January 31 2015 Latest news:
Wednesday, March 19, 2014
Colchester’s popular Stand Tall project has been credited as one of the reasons behind an 8% rise in the number of visitors to the town’s two museums last year.
In the nine months from April 1 to December 31, 2013, Hollytrees Museum and the Natural History Museum saw total visitors jump by 3,851 from the same period in 2012.
This jump coincided with the temporary closure of Colchester Castle for a major revamp – the historic site will be reopened later in the year by the Princess Royal.
Stand Tall saw dozens of decorated giraffe statues dotted around the borough to mark the 50th anniversary of the opening of Colchester Zoo.
In a report to the Colchester and Ipswich Museum Service Joint Committee, which met yesterday, officers outlined the background to the figures, which showed that 51,507 people had entered the two sites over the nine months in question, compared to 47,656 throughout the same period the year before.
The report said: “Combined venue visitor figures increased by +8% on the same period last year due to a large increase in Natural History Museum visitors.
“The increase in visitors began in the first quarter and continued during the summer period including the summer school holidays.
“This is likely to partially reflect the very successful Stand Tall campaign of public art (giraffes) located around Colchester and Essex for 10 weeks during the summer in 2013, to mark the 50th anniversary of Colchester Zoo.
“It also reflects the popularity of the museum with families as a free drop-in educational activity, recent refreshment of displays, and a project involving local community group volunteers improving the museum’s garden.”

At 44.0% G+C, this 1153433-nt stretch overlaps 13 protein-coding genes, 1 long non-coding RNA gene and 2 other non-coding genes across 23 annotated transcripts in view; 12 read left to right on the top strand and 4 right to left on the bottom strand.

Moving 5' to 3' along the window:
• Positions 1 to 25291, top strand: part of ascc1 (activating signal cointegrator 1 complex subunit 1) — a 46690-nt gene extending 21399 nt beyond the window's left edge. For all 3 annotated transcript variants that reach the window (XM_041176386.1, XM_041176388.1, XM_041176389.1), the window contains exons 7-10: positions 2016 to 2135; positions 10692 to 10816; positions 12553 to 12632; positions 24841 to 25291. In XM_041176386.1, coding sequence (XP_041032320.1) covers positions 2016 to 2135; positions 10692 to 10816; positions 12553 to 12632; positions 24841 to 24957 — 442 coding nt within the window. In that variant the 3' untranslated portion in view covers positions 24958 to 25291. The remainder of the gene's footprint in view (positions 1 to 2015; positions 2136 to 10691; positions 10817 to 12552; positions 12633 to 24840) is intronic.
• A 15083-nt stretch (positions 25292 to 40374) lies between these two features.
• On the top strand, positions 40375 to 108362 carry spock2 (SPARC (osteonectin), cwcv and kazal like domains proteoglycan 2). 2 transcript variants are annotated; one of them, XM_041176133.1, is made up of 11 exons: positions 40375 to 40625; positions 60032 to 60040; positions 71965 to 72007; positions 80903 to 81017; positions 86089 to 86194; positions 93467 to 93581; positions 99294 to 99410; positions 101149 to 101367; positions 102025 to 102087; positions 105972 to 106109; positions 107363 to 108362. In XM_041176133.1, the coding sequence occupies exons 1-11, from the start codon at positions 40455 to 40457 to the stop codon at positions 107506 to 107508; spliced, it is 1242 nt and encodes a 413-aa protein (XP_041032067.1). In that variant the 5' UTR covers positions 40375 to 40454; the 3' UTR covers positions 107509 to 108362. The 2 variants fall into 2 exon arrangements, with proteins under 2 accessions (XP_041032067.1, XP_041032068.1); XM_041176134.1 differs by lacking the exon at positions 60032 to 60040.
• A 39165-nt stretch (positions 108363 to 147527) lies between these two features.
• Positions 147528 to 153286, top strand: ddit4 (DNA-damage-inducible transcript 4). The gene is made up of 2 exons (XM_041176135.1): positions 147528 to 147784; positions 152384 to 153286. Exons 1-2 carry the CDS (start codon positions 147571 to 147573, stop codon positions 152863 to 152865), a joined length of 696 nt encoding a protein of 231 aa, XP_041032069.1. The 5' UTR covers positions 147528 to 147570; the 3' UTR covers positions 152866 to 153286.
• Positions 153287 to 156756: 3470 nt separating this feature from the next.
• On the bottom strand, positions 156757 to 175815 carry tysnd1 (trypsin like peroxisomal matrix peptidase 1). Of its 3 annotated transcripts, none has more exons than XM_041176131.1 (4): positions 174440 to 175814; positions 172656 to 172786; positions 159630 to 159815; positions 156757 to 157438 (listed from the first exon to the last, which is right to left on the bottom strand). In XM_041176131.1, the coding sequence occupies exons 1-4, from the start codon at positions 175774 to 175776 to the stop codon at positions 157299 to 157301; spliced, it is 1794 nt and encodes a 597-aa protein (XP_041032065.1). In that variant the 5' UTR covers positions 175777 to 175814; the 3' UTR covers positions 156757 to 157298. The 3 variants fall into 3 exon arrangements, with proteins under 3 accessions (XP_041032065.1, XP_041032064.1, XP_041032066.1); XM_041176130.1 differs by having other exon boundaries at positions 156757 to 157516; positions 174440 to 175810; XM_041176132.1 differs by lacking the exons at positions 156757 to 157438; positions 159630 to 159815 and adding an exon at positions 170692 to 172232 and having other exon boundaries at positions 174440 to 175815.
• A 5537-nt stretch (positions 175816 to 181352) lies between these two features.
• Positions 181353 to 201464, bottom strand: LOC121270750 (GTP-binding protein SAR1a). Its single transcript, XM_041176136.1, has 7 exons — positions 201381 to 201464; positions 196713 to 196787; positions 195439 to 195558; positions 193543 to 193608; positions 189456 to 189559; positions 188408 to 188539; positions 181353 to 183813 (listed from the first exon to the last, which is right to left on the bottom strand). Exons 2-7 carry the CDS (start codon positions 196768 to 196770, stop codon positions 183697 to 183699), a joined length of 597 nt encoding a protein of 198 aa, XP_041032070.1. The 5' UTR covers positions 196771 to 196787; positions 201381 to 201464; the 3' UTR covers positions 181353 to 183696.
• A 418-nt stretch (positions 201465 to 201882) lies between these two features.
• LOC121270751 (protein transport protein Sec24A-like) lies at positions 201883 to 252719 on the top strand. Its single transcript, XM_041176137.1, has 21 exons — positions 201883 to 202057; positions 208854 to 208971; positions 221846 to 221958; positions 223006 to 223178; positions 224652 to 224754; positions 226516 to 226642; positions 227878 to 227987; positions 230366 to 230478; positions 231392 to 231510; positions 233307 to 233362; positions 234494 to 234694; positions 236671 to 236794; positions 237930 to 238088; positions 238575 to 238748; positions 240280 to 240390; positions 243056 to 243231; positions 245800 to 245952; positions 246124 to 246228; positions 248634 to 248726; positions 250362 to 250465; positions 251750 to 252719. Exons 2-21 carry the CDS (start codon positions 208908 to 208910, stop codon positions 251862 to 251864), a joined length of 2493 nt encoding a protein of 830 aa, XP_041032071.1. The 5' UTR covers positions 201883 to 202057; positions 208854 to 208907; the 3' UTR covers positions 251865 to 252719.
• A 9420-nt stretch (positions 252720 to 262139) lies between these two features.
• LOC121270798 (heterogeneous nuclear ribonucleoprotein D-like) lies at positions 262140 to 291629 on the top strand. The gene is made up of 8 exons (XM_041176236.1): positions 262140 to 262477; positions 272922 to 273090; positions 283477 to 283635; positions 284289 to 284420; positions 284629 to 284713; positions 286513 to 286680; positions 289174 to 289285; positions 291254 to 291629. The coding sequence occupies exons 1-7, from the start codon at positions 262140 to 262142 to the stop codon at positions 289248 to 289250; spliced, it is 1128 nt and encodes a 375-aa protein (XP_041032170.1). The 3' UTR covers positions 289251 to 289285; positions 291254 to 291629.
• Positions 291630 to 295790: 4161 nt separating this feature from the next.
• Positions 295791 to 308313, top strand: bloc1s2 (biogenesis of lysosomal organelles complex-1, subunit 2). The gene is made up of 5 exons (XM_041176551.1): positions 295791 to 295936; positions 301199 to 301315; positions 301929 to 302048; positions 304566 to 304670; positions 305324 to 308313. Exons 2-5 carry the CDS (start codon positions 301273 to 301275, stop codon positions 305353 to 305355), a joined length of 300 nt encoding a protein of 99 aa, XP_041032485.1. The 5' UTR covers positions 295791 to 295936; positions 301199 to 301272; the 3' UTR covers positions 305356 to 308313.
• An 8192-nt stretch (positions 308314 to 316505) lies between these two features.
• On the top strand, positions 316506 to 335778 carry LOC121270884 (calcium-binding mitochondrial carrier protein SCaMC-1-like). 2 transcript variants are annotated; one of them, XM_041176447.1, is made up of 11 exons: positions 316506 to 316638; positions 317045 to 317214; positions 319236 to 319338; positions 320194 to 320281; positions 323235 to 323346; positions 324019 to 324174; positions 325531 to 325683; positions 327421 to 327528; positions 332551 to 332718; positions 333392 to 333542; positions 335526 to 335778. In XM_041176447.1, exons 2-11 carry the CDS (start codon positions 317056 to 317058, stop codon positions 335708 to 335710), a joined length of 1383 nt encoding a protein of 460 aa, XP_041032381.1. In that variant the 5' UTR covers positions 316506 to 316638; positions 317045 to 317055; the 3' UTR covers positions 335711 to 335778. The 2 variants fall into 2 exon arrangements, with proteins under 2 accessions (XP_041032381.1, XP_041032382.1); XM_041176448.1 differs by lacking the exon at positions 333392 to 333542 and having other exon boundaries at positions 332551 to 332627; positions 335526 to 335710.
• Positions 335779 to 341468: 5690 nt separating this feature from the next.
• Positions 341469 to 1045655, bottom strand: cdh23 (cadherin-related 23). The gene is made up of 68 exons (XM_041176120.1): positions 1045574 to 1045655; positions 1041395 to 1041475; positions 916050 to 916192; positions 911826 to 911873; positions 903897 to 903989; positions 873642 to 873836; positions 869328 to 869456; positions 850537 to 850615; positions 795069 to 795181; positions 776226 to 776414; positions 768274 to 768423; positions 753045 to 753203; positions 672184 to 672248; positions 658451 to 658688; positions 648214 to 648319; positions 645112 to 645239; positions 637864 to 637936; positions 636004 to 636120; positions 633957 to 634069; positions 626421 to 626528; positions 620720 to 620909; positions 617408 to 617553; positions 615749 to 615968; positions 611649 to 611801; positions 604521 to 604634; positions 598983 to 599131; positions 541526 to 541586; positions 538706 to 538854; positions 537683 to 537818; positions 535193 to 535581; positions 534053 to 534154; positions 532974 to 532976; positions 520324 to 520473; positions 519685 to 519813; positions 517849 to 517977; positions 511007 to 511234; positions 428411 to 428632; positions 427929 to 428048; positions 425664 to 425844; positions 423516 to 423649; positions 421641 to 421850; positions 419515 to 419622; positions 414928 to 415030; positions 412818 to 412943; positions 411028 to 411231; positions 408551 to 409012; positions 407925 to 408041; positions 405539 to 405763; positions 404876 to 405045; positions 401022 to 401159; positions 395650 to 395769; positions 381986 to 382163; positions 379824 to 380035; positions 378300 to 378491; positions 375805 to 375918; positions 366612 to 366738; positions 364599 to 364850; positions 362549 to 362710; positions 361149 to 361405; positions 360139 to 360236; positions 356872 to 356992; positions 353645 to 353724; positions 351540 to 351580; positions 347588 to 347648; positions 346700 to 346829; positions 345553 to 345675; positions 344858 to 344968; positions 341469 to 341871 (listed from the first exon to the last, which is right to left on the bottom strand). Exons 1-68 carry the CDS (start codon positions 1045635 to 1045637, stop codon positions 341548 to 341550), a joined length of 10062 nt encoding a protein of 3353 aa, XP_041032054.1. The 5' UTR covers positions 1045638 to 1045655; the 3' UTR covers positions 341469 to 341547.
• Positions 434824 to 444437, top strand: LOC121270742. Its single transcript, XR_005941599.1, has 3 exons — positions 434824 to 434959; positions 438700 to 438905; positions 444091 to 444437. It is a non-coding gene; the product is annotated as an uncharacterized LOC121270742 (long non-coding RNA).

However the three Ipswich museums run by the service – Ipswich High Street Museum, Christchurch Mansion and Ipswich Art School Gallery – saw a collective drop of 5% in the total number of visitors during the same period, from 86,403 during the first three-quarters of 2012/13 to 82,477 in the same period in 2013/14.
The report offers some explanations as to why.
“The autumn touring exhibition This Me of Mine although part of an important and interesting artistic project, lacked popular appeal and the lessons learnt will be carried forward into future programming,” officers said.
“The Once Upon a Time exhibition, the first Museum collection generated exhibition in the Art School, is already attracting significantly increased audiences.
“A Grants for the Arts bid to Arts Council England, if successful, will support the development of the artistic programme.”
The report also shows that the 2013/14 budget for the service carried forward a deficit of -£64,000 from 2012/13.
This was largely a consequence of the loss of income during the Colchester Castle refurbishment and the loss of Renaissance funding.